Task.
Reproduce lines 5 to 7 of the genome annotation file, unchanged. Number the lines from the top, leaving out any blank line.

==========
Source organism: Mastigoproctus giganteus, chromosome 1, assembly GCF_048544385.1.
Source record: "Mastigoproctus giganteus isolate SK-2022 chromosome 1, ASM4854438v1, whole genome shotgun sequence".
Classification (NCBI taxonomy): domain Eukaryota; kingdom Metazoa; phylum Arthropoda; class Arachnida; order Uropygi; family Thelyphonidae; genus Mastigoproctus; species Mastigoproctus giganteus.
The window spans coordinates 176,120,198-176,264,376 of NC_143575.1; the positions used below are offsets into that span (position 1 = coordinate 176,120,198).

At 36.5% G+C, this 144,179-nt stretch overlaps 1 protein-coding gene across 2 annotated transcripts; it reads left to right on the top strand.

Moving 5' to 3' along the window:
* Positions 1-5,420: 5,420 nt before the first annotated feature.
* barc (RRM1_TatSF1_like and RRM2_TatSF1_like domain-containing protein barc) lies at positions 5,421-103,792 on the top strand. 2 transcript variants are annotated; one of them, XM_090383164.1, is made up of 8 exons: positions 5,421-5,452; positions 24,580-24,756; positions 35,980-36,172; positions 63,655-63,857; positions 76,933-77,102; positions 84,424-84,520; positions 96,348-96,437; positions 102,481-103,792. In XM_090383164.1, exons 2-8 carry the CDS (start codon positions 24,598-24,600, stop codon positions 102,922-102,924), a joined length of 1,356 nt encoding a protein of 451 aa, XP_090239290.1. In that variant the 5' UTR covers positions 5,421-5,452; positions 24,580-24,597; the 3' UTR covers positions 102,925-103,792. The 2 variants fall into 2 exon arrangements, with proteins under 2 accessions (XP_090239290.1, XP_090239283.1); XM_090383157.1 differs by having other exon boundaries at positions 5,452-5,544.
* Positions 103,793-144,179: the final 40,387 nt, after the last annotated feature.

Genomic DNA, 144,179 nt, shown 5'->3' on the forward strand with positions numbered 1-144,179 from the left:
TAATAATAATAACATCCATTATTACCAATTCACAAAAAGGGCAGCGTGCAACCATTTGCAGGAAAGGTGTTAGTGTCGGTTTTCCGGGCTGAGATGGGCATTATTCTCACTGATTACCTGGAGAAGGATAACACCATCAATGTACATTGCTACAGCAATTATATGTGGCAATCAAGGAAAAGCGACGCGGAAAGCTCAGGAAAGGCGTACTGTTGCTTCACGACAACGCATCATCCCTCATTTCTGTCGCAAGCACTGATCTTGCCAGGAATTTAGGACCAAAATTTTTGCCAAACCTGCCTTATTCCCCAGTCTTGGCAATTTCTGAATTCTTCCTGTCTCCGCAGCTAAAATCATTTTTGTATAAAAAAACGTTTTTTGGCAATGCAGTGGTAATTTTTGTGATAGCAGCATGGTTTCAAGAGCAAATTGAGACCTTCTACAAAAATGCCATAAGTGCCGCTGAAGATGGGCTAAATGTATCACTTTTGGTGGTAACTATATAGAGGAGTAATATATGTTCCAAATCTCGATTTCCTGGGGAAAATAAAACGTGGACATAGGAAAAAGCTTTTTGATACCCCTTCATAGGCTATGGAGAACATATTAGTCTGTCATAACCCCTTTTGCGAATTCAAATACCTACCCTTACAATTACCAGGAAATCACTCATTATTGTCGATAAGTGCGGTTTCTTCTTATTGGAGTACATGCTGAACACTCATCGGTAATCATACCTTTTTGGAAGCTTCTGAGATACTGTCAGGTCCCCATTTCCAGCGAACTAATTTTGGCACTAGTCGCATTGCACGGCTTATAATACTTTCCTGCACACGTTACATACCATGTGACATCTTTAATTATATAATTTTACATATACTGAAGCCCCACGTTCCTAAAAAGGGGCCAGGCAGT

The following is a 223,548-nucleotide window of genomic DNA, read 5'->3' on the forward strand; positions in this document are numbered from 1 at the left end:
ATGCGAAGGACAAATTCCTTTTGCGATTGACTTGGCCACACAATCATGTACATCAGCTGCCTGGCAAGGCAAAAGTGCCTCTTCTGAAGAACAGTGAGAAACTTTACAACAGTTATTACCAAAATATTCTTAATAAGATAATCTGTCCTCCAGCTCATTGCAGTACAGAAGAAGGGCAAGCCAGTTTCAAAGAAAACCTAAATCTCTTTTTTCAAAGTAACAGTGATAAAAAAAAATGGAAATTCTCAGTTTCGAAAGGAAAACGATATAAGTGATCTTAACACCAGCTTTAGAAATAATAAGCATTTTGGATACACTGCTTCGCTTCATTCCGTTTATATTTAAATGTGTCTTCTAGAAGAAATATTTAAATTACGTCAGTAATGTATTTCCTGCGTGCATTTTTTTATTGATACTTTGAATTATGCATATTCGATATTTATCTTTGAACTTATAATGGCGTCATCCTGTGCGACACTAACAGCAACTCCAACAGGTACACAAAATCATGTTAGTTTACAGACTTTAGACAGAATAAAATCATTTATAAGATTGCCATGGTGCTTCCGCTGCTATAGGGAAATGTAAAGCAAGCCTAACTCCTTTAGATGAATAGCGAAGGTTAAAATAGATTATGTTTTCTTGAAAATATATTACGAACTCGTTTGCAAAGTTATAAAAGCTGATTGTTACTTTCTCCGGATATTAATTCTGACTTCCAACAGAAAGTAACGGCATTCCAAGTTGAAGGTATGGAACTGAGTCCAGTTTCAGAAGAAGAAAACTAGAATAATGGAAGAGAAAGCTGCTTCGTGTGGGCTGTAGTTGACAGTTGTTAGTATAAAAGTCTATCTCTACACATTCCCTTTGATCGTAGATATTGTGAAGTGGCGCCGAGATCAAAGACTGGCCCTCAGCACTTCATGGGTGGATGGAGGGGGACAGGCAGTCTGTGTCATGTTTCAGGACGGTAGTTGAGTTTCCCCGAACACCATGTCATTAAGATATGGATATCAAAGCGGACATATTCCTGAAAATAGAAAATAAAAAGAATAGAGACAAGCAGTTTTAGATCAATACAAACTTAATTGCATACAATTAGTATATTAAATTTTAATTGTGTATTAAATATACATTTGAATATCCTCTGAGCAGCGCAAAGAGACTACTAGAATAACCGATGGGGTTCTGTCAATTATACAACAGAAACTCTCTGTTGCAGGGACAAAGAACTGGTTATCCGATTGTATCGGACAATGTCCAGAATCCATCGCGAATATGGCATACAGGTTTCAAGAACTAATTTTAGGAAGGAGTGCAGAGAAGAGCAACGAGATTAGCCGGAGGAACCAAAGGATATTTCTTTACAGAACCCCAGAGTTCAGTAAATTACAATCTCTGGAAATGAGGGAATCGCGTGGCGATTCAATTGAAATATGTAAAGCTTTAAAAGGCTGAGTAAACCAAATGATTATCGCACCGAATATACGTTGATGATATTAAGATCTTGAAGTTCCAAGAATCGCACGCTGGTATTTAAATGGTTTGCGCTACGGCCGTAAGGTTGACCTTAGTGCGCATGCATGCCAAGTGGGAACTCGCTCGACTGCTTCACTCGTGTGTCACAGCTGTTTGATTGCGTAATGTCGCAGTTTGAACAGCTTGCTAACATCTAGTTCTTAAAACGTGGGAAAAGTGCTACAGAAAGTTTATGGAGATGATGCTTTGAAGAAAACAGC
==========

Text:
At 36.5% G+C, this 144,179-nt stretch overlaps 1 protein-coding gene across 2 annotated transcripts; it reads left to right on the top strand.

Moving 5' to 3' along the window:
* Positions 1-5,420: 5,420 nt before the first annotated feature.